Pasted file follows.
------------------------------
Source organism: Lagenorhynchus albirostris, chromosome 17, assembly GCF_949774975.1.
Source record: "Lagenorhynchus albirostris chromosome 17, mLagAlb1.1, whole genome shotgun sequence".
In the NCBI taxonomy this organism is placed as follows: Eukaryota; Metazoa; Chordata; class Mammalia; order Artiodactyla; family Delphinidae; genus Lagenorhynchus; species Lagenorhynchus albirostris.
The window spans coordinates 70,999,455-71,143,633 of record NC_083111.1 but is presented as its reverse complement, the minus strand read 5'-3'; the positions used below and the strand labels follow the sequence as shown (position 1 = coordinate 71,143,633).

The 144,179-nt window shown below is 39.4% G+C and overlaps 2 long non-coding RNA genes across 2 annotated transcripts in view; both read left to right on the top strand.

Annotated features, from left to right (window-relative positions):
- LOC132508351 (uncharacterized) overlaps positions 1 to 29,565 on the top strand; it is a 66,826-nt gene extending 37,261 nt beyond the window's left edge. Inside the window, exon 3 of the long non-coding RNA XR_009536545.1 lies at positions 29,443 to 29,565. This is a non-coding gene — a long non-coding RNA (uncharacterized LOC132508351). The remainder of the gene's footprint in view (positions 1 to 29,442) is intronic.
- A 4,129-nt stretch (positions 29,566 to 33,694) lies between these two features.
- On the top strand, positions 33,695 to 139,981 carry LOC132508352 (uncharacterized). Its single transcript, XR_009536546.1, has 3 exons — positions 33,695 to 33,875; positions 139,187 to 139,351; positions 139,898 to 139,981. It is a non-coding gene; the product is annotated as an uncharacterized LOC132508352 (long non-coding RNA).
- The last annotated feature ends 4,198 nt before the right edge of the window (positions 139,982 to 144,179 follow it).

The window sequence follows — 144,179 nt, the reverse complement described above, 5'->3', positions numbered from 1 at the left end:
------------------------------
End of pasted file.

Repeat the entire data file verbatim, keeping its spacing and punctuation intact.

Source organism: Lagenorhynchus albirostris, chromosome 17, assembly GCF_949774975.1.
Source record: "Lagenorhynchus albirostris chromosome 17, mLagAlb1.1, whole genome shotgun sequence".
In the NCBI taxonomy this organism is placed as follows: Eukaryota; Metazoa; Chordata; class Mammalia; order Artiodactyla; family Delphinidae; genus Lagenorhynchus; species Lagenorhynchus albirostris.
The window spans coordinates 70,999,455-71,143,633 of record NC_083111.1 but is presented as its reverse complement, the minus strand read 5'-3'; the positions used below and the strand labels follow the sequence as shown (position 1 = coordinate 71,143,633).

The 144,179-nt window shown below is 39.4% G+C and overlaps 2 long non-coding RNA genes across 2 annotated transcripts in view; both read left to right on the top strand.

Annotated features, from left to right (window-relative positions):
- LOC132508351 (uncharacterized) overlaps positions 1 to 29,565 on the top strand; it is a 66,826-nt gene extending 37,261 nt beyond the window's left edge. Inside the window, exon 3 of the long non-coding RNA XR_009536545.1 lies at positions 29,443 to 29,565. This is a non-coding gene — a long non-coding RNA (uncharacterized LOC132508351). The remainder of the gene's footprint in view (positions 1 to 29,442) is intronic.
- A 4,129-nt stretch (positions 29,566 to 33,694) lies between these two features.
- On the top strand, positions 33,695 to 139,981 carry LOC132508352 (uncharacterized). Its single transcript, XR_009536546.1, has 3 exons — positions 33,695 to 33,875; positions 139,187 to 139,351; positions 139,898 to 139,981. It is a non-coding gene; the product is annotated as an uncharacterized LOC132508352 (long non-coding RNA).
- The last annotated feature ends 4,198 nt before the right edge of the window (positions 139,982 to 144,179 follow it).

The window sequence follows — 144,179 nt, the reverse complement described above, 5'->3', positions numbered from 1 at the left end: